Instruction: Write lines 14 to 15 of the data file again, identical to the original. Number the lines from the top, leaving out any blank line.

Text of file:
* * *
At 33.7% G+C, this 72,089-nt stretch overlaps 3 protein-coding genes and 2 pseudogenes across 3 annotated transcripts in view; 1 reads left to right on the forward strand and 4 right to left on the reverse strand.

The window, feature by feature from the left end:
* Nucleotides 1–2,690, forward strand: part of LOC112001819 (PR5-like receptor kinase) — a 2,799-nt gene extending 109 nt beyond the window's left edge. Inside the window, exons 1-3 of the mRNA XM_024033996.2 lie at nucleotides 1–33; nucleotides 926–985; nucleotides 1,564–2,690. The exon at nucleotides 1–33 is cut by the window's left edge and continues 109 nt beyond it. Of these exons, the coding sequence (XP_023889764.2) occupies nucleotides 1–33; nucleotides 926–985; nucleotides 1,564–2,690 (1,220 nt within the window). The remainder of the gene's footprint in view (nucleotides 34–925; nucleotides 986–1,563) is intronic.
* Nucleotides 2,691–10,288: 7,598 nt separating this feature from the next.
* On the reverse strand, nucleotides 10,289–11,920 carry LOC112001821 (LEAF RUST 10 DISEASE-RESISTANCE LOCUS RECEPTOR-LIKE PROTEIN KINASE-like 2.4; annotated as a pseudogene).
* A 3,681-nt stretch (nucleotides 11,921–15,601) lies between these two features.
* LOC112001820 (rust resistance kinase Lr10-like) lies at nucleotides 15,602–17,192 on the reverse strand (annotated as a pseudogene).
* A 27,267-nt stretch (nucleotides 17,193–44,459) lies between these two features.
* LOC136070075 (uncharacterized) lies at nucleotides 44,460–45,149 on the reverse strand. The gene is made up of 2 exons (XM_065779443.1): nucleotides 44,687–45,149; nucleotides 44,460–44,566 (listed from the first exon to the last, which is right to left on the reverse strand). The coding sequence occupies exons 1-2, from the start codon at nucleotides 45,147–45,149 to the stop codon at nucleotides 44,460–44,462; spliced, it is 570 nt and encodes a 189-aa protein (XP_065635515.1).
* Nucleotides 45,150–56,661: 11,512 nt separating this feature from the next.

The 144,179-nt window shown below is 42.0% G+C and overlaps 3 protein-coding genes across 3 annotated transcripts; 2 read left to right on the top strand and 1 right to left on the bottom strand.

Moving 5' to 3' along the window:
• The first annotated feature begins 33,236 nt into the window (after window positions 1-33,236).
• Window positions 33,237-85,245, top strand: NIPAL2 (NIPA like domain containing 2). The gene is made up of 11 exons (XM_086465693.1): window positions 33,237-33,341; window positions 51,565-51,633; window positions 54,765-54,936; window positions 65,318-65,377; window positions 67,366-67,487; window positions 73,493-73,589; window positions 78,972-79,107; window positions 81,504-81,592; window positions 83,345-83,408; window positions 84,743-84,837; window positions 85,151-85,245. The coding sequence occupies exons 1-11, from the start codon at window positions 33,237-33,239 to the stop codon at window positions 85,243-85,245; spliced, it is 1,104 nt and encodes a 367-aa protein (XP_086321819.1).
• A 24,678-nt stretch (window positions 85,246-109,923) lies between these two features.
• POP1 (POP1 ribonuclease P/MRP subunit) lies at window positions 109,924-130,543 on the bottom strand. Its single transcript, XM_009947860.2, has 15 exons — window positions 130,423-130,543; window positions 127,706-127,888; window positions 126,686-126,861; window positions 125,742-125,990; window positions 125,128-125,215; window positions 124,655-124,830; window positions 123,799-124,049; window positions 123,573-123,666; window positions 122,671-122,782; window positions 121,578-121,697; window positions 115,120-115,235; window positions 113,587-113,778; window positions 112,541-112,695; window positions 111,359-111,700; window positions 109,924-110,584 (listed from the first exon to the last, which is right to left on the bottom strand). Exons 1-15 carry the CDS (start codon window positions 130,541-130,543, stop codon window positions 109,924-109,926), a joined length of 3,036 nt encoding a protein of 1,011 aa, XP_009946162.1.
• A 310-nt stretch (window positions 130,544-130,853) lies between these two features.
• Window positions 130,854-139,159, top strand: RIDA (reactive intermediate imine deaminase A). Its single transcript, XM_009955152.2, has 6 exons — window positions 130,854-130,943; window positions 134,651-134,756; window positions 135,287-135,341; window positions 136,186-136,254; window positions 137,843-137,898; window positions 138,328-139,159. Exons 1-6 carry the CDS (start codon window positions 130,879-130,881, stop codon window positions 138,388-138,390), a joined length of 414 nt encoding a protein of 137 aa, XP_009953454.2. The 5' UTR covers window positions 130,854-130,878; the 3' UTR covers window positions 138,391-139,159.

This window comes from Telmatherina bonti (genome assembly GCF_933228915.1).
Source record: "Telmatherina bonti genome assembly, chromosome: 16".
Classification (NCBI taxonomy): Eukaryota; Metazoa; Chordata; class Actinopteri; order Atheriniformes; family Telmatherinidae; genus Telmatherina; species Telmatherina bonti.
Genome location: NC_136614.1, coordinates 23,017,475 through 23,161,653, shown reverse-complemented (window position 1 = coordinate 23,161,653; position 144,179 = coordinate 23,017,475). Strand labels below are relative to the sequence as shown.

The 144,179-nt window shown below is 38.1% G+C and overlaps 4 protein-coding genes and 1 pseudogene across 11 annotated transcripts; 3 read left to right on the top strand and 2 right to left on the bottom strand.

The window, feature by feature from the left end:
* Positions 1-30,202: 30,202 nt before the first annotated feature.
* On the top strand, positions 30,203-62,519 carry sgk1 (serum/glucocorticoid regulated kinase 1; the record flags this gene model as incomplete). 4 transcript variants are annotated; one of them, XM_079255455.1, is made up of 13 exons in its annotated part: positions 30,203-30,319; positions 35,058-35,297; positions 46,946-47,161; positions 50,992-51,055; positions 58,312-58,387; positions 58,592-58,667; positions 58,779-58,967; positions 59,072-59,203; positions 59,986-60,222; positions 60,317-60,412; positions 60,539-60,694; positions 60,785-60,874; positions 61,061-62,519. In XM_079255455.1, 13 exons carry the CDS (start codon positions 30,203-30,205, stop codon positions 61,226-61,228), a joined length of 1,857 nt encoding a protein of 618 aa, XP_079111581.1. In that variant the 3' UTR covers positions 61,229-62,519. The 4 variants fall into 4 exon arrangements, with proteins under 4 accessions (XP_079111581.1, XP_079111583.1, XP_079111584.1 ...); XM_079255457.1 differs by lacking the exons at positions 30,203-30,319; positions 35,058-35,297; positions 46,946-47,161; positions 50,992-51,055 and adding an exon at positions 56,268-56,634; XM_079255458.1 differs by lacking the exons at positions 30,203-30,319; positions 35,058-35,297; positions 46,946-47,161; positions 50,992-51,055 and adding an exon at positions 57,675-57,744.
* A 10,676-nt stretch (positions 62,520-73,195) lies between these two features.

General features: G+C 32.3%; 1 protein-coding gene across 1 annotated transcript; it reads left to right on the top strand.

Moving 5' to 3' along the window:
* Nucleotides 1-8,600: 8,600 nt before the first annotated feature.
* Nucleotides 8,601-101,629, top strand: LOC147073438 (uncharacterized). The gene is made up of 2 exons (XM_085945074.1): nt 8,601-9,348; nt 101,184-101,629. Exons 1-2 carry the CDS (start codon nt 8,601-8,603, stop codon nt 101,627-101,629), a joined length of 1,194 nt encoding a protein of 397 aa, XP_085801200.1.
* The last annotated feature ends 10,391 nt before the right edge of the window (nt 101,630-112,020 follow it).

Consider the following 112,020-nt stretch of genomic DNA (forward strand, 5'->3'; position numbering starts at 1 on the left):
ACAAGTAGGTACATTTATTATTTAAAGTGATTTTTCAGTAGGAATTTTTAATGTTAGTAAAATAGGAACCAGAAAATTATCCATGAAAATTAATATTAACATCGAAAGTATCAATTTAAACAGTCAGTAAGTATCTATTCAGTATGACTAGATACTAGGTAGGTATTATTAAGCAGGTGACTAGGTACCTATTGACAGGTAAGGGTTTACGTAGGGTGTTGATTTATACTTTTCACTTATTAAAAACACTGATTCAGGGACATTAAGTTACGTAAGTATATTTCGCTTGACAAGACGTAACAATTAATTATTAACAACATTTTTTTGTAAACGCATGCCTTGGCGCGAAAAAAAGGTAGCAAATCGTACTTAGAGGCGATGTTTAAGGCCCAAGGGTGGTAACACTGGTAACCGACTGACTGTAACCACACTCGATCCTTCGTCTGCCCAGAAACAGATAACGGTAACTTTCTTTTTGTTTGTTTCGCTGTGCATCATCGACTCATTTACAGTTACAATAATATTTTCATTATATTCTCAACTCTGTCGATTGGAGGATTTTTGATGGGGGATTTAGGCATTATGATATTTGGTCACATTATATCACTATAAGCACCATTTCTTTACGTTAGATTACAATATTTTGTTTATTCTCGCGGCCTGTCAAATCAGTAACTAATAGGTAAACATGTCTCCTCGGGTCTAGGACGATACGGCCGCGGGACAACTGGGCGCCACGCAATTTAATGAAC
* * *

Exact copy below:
• Window positions 33,237-85,245, top strand: NIPAL2 (NIPA like domain containing 2). The gene is made up of 11 exons (XM_086465693.1): window positions 33,237-33,341; window positions 51,565-51,633; window positions 54,765-54,936; window positions 65,318-65,377; window positions 67,366-67,487; window positions 73,493-73,589; window positions 78,972-79,107; window positions 81,504-81,592; window positions 83,345-83,408; window positions 84,743-84,837; window positions 85,151-85,245. The coding sequence occupies exons 1-11, from the start codon at window positions 33,237-33,239 to the stop codon at window positions 85,243-85,245; spliced, it is 1,104 nt and encodes a 367-aa protein (XP_086321819.1).
• A 24,678-nt stretch (window positions 85,246-109,923) lies between these two features.